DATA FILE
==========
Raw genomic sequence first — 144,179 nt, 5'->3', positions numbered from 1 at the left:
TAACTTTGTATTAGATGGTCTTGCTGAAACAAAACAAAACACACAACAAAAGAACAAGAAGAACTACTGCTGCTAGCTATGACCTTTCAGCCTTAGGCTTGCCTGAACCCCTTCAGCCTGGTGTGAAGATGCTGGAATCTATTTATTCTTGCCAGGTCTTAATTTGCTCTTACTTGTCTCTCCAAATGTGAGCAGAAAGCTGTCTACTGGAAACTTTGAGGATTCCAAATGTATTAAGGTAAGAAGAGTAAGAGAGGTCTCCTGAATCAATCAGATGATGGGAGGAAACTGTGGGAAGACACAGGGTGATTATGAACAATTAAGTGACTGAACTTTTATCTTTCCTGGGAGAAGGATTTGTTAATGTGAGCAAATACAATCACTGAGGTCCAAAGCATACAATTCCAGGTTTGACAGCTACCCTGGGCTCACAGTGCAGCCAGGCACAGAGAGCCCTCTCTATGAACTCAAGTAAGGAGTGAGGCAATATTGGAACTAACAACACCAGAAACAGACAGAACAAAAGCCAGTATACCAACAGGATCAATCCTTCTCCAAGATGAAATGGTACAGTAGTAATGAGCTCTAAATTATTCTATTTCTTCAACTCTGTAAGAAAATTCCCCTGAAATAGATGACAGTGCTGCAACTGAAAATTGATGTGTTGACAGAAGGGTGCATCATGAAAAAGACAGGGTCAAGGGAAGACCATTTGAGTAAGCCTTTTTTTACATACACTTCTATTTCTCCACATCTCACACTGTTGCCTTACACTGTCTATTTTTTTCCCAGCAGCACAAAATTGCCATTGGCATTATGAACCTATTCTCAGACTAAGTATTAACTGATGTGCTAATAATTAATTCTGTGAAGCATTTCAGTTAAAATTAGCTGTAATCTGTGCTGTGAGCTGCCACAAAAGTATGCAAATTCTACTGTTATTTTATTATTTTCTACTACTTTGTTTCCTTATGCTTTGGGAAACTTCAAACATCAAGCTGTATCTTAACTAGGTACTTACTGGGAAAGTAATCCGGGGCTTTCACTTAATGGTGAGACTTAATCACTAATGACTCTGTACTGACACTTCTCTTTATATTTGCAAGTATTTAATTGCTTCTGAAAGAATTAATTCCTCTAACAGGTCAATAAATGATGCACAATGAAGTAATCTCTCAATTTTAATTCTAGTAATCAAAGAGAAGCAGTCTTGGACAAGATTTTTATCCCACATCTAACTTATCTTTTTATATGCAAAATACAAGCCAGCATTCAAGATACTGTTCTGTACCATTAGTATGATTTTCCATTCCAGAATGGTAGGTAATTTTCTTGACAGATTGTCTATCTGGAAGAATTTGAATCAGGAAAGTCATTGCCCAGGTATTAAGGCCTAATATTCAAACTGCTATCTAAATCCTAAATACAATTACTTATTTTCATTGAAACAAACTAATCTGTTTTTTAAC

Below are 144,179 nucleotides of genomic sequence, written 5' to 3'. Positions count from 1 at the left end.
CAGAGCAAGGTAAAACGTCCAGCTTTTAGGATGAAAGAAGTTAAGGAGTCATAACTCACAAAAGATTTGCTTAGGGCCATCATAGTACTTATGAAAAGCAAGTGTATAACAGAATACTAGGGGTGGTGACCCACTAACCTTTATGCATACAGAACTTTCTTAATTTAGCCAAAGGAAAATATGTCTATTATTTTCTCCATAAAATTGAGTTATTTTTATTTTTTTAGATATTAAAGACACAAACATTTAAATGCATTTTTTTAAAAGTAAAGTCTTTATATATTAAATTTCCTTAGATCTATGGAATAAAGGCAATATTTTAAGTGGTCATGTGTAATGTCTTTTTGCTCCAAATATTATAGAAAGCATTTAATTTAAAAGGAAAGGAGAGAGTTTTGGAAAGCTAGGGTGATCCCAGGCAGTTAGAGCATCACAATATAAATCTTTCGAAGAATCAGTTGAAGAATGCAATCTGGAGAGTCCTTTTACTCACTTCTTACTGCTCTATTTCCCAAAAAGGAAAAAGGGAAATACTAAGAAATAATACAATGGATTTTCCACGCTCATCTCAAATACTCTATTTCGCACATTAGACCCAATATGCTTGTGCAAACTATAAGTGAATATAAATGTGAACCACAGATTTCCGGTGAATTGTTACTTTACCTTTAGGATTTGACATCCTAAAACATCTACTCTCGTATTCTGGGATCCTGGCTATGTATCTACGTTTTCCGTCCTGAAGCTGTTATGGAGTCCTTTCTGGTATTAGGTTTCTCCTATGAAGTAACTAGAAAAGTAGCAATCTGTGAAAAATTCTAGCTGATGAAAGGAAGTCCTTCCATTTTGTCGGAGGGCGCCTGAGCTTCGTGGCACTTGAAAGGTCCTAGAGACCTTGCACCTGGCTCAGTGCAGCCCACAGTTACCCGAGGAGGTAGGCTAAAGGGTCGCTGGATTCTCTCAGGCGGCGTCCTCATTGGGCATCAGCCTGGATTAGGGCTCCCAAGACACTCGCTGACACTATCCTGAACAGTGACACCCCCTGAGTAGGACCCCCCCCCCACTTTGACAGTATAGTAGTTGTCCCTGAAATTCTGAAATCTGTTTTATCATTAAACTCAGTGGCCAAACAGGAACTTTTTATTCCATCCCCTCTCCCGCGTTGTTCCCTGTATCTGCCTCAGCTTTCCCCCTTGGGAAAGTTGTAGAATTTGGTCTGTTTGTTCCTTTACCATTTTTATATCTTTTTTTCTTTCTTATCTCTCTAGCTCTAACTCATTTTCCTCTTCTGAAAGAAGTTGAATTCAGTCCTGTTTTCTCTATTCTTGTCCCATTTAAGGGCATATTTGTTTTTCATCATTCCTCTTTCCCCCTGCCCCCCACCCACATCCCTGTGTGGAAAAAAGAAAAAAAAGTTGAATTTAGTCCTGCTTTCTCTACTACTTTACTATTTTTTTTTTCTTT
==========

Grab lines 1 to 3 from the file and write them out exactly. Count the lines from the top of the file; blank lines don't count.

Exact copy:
Raw genomic sequence first — 144,179 nt, 5'->3', positions numbered from 1 at the left:
TAACTTTGTATTAGATGGTCTTGCTGAAACAAAACAAAACACACAACAAAAGAACAAGAAGAACTACTGCTGCTAGCTATGACCTTTCAGCCTTAGGCTTGCCTGAACCCCTTCAGCCTGGTGTGAAGATGCTGGAATCTATTTATTCTTGCCAGGTCTTAATTTGCTCTTACTTGTCTCTCCAAATGTGAGCAGAAAGCTGTCTACTGGAAACTTTGAGGATTCCAAATGTATTAAGGTAAGAAGAGTAAGAGAGGTCTCCTGAATCAATCAGATGATGGGAGGAAACTGTGGGAAGACACAGGGTGATTATGAACAATTAAGTGACTGAACTTTTATCTTTCCTGGGAGAAGGATTTGTTAATGTGAGCAAATACAATCACTGAGGTCCAAAGCATACAATTCCAGGTTTGACAGCTACCCTGGGCTCACAGTGCAGCCAGGCACAGAGAGCCCTCTCTATGAACTCAAGTAAGGAGTGAGGCAATATTGGAACTAACAACACCAGAAACAGACAGAACAAAAGCCAGTATACCAACAGGATCAATCCTTCTCCAAGATGAAATGGTACAGTAGTAATGAGCTCTAAATTATTCTATTTCTTCAACTCTGTAAGAAAATTCCCCTGAAATAGATGACAGTGCTGCAACTGAAAATTGATGTGTTGACAGAAGGGTGCATCATGAAAAAGACAGGGTCAAGGGAAGACCATTTGAGTAAGCCTTTTTTTACATACACTTCTATTTCTCCACATCTCACACTGTTGCCTTACACTGTCTATTTTTTTCCCAGCAGCACAAAATTGCCATTGGCATTATGAACCTATTCTCAGACTAAGTATTAACTGATGTGCTAATAATTAATTCTGTGAAGCATTTCAGTTAAAATTAGCTGTAATCTGTGCTGTGAGCTGCCACAAAAGTATGCAAATTCTACTGTTATTTTATTATTTTCTACTACTTTGTTTCCTTATGCTTTGGGAAACTTCAAACATCAAGCTGTATCTTAACTAGGTACTTACTGGGAAAGTAATCCGGGGCTTTCACTTAATGGTGAGACTTAATCACTAATGACTCTGTACTGACACTTCTCTTTATATTTGCAAGTATTTAATTGCTTCTGAAAGAATTAATTCCTCTAACAGGTCAATAAATGATGCACAATGAAGTAATCTCTCAATTTTAATTCTAGTAATCAAAGAGAAGCAGTCTTGGACAAGATTTTTATCCCACATCTAACTTATCTTTTTATATGCAAAATACAAGCCAGCATTCAAGATACTGTTCTGTACCATTAGTATGATTTTCCATTCCAGAATGGTAGGTAATTTTCTTGACAGATTGTCTATCTGGAAGAATTTGAATCAGGAAAGTCATTGCCCAGGTATTAAGGCCTAATATTCAAACTGCTATCTAAATCCTAAATACAATTACTTATTTTCATTGAAACAAACTAATCTGTTTTTTAAC

Below are 144,179 nucleotides of genomic sequence, written 5' to 3'. Positions count from 1 at the left end.